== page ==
Market Insights – 29 october 2018

Each week, a team of experts shares its market views with you.

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Sunrise view of Copacabana and mountain Sugar Loaf


Italy was once again in the limelight – this time because the European Commission rejected its 2019 budget. Yet Italian sovereign yields declined over the week, which leads us to believe that investors had expected this outcome. We don’t think Italy will have to pay a fine for violating the EU’s budget rules.

Angela Merkel suffered more heavy losses in regional elections in Hes-se, another sign that her govern-ment is crumbling. Just like in the Bavaria elections, her party lost ground to more extremist parties such as the Greens and the AfD. Merkel reacted immediately and stepped down as leader of her party. She also announced that she would leave politics in 2021, creating an uncertain future for Germany.

Unsurprisingly, Jair Bolsonaro won Brazil’s presidential election. Despite his controversial statements and his rather provocative personality, the Brazilian stock market reacted well to his victory and his pro-business stance. The country’s Bovespa index continued to gain ground, up more than 22% since its June low.

Will we soon run out of reasons to sell equities?

Last week – and October as a whole – has been particularly trying for stock-market investors. For a long time, US stocks seemed to be resisting the bear-ish attitude that took over emerging stock markets and then European equi-ties. But the US stock market finally cracked in early autumn and has lost almost 9% this month. Among the world’s major indexes, only those for Japan and the emerging markets fared worse, while Switzerland’s SMI dropped just 5% thanks to its very defensive make-up. What’s more, the reasons for these massive sell-offs have changed drastically over the month. A few weeks ago, investors were fretting that the US economy would overheat, sparking a surge in inflation and prompting the Fed to more firmly tighten its monetary poli-cy. Others were concerned that the re-cent uptick in energy prices or the rise in long-term yields could be major risks for the economy and equity markets. But these fears have since subsided. While US GDP growth was slightly stronger than expected in Q3 (3.5% on an annual-ised basis) inflation remains under con-trol, with the GDP deflator at 1.7% (an-nualised). And oil prices and US long-term yields have both dropped back to levels that no longer constitute a threat to economic growth. Surprisingly, the rea-son for US stock markets’ bout of weak-ness last week is that investors are wor-ried that economic activity may slow too quickly in 2019, which would have a knock-on effect on corporate earnings. This abrupt change of opinion regarding the US economy is hard to explain and could be the start of a market capitula-tion. The recent downturn has brought stock prices back to levels that are rea-sonable in the USA – where the P/E ratio is at 15 – and even attractive in European and emerging markets, where P/E ratios are close to 10–11. The earnings season is not over in the USA and could spark more volatility on the markets. But our indicators suggest that investors are extremely bearish on equities, and we think that stocks are oversold and could rebound in the short term as a result.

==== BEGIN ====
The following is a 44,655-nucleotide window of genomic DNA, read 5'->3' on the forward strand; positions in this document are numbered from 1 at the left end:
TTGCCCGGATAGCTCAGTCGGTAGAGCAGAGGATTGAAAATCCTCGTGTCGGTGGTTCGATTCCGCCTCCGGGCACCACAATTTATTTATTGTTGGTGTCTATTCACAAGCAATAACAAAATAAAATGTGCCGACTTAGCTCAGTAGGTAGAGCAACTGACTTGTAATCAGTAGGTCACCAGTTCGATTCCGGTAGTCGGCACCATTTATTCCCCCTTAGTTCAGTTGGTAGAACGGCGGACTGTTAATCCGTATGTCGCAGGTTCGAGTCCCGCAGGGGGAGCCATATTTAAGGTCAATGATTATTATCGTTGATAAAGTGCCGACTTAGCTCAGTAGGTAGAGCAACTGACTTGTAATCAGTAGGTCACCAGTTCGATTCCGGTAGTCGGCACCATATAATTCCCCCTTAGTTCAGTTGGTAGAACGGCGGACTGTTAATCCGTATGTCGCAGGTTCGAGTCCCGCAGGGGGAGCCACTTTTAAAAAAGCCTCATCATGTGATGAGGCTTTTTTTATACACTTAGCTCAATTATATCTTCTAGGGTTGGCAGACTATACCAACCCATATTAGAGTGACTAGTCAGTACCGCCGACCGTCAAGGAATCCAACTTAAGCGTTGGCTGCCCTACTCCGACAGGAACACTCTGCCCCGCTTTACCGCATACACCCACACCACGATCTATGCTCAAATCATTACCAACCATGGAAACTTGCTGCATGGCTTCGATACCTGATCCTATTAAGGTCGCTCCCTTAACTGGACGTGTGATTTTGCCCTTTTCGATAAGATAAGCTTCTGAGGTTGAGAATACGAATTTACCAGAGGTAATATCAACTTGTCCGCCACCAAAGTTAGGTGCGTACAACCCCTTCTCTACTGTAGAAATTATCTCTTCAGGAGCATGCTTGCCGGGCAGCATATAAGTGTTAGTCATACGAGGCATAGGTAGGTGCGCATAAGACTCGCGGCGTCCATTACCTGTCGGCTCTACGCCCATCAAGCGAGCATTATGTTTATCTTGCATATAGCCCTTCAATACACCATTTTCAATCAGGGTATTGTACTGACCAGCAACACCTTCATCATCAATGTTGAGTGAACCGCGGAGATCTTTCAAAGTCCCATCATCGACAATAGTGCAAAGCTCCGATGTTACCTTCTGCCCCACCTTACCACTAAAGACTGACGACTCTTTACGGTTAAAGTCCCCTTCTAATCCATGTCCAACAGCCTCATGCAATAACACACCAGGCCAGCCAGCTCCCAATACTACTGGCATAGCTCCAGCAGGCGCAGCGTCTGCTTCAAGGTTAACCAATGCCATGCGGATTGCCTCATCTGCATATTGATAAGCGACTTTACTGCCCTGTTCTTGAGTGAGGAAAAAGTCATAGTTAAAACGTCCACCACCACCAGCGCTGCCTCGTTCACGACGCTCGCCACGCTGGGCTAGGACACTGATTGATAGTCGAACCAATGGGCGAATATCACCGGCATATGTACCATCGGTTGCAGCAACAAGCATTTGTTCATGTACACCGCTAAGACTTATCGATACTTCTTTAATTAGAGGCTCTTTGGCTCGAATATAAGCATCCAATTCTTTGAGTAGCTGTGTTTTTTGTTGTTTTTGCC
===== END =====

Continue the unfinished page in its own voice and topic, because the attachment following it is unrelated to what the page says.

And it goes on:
A little more patience...

Almost half of the companies making up the S&P 500 have now published their results. And it’s fair to say that the strong earnings figures were not enough to reassure investors, who seem much more worried about the earnings growth outlook for next year than the trend over the past three months. Although 82% of companies beat their earnings consen-sus estimates, it’s the forward guidance that’s weighing on the market. Both manufacturing groups, like Caterpillar and 3M, and internet heavyweights, such as Amazon and Alphabet, have been surprisingly cautious about the months to come. Analysts were perhaps too complacent and overly optimistic in their earnings growth forecasts for 2019, and these expectations are now being re-vised downwards. Once investors have adopted a more realistic stance about 2019 earnings growth, we think stock markets may be ready to rebound.
Every chart and sentiment indicator is heading towards extreme levels, which suggests that an upturn could soon be on the cards, at least technically speaking. However, more than 130 US companies are still to publish their results this week, and the latest manufacturing PMI figures will be released as well, so we recommend waiting a little while longer before seizing the numerous opportunities arising out of this healthy market correction.


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